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I'm very new to assembly, before only C C++
I was trying to create a simple application that print all the prime number from 2 to given input
When I run, it crashes, and that's normal. Looking at OllyDbg, the guilty piece is this:

move eax, ebx
idiv ecx ; !!! here

It is strange because ecx is not 0
Values are EAX = 0000 0004, ECX = 0000 0002, and it says me that's an Integer_Overflow (exception C000 0095)
How it's possible to have an overflow during a division? Both operands are 32bit

Floowing the code and a screenshot of ollydbg

%include "asm_io.inc"

segment .data
input_msg   db  "Insert a number: ", 0
output_msg  db  "This is prime: ", 0

segment .bss
input       resd    1

segment .text
global _asm_main

; input => input number
; ebx => current number to execute [2 .. input]
; ecx => counter from 2 to current [2 .. current]

_asm_main:
    mov eax, input_msg
    call print_string

    call read_int
    inc eax
    mov [input], eax
    call print_nl

    mov ebx, 2h

    _start_main_loop:
        mov eax, [input] ; if current > input
        cmp eax, ebx
        jz _end_main_loop       

        mov ecx, 2h

        _iteration:
            cmp ebx, ecx
            je _print_number

            mov eax, ebx
            idiv ecx ; unsigned division?

            cmp edx, 0 ; if rem != 0 jmp
            jne _end_iteration
            inc ecx ; else inc ecx and re-divide
            jmp _iteration

        _print_number:
            mov eax, output_msg
            call print_string
            mov eax, ebx
            call print_int
            call print_nl

        _end_iteration:
            inc ebx

            jmp _start_main_loop

    _end_main_loop:

    popa
    mov     eax, 0
    leave
    ret

enter image description here

share|improve this question
    
You completely overlooked that idiv divides edx:eax by ecx. You need to add CDQ to sign-extend eax into edx. – Hans Passant Jul 10 '14 at 9:50
    
The same error happens if I use unsigned div. It's more strange. But now with xor/cdq it seems to work – Ignus Jul 10 '14 at 10:20
    
If you use div then you don't care about sign-extension and treat the operands as unsigned numbers. Just zero edx with xor edx,edx and do not use cdq. – Hans Passant Jul 10 '14 at 10:24
    
Can someone tell me why people voted -1 a lawful, already answered question? – Ignus Jul 13 '14 at 12:15
    
ARRRRRRRRRRRRRRRRRRRRRDUINO! I LIKE IT – Ignus Jul 21 '14 at 8:47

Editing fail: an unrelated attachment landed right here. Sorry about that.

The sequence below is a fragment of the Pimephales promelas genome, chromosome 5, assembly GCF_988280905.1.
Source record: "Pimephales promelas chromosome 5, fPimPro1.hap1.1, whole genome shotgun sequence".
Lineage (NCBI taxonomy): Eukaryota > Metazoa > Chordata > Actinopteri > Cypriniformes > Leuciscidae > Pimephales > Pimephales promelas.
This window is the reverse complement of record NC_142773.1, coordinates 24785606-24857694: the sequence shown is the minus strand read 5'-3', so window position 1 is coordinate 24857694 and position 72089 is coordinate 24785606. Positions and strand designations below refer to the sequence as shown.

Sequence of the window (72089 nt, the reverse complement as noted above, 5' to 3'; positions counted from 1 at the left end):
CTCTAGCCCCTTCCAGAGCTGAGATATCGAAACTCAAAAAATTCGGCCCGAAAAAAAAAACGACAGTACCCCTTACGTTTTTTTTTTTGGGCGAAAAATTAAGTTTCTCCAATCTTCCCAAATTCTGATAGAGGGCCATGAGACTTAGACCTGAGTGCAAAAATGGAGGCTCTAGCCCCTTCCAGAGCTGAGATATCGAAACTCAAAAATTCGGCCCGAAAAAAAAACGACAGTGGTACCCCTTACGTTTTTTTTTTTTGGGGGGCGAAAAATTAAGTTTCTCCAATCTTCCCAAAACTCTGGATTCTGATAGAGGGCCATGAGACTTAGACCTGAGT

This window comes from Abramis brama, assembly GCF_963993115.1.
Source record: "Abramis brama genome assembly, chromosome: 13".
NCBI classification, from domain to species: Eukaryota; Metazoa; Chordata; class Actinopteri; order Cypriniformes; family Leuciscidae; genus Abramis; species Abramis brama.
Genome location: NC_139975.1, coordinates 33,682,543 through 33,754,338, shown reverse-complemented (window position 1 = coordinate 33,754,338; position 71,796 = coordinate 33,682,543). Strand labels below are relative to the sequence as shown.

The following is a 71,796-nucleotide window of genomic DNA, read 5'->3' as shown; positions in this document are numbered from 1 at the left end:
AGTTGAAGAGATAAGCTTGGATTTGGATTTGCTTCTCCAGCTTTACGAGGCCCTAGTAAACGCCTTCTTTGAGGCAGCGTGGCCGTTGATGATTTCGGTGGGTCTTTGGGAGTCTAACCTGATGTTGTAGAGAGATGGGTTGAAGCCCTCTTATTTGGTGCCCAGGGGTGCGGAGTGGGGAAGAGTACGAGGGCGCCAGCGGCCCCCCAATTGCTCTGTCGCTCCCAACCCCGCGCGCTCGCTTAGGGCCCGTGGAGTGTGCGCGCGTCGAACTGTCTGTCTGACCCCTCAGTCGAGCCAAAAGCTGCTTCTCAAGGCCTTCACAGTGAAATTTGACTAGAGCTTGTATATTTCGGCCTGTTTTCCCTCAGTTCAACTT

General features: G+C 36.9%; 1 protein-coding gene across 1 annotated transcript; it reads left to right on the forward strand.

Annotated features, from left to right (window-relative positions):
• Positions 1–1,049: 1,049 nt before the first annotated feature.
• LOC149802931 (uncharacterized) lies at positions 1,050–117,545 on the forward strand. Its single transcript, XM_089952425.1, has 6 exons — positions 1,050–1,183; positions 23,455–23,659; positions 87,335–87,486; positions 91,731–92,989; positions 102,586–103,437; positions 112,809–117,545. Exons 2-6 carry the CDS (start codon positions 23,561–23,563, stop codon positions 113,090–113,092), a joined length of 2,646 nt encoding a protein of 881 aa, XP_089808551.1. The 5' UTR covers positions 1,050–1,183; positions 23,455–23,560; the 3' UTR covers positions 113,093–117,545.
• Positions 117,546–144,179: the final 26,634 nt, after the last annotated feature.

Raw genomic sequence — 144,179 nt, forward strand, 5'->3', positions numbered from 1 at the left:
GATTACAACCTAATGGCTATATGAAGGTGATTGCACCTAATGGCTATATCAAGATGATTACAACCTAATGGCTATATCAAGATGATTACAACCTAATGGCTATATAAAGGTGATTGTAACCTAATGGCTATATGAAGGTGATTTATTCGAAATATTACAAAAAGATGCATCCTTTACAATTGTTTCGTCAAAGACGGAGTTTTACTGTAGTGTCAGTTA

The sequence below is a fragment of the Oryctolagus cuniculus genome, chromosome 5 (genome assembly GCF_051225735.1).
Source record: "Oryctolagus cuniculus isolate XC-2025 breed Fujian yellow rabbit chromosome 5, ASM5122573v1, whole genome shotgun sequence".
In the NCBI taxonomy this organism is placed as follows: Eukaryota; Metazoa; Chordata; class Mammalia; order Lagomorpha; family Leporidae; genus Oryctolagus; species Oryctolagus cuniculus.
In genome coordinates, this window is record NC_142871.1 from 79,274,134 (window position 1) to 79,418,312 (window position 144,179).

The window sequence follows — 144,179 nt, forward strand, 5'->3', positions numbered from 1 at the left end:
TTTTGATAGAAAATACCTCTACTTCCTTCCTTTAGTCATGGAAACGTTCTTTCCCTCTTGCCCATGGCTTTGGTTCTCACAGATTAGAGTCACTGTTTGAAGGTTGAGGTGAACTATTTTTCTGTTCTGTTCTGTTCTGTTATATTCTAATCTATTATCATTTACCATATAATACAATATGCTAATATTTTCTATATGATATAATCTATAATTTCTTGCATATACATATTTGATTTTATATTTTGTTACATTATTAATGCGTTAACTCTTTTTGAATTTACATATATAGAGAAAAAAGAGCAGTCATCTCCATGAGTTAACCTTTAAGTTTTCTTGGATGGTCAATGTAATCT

up vote 2 down vote accepted

Integer overflow exception on idiv instruction occurs when result of n-bit division can not fit into n-bit register. That is possible because idiv and div divide the whole register pair EDX:EAX. Your EDX value is 1 and you divide EDX:EAX by 2, which results into a bit shift to right. This shift moves 1 on EAX´s MSB, and you have a positive result 0x80000000 greather than 0x7FFFFFFF, what is illegal according to the documentation.

You may be asking yourself "why is there such restriction?". It's there, because a negative value (MSB set) in EAX wouldn't be a valid result of division of two positive integers.

A general solution for this problem is either to zero contents of EDX before unsigned division

mov eax, ebx
xor edx, edx
div ecx ;unsigned division

...or to sign-extend EAX (if you expect negative input, which you shouldn't beacuse no negative integer can be a prime number).

mov eax, ebx
cdq 
idiv ecx ;signed division
share|improve this answer
    
Ok thanks. Just another little tiny question: when I run the program, now with cdq, it says 'access violation when reading'. Could it be still the 'div' istruction? Shouldn't be because you don't read during a div, but before this question, in my opinion, div didn't generate overlows. However, it's possible in your opinion? – Ignus Jul 10 '14 at 10:04
    
It is possible if you use EDX somewhere else for accessing memory. – user35443 Jul 10 '14 at 10:06
    
I don't. But I use the library of drpaulcarter's pcasm. Could it be the problem? – Ignus Jul 10 '14 at 10:18
    
You've got OllyDbg, try to find out. OllyDbg will also tell you where exactly it occurs. – user35443 Jul 10 '14 at 10:28

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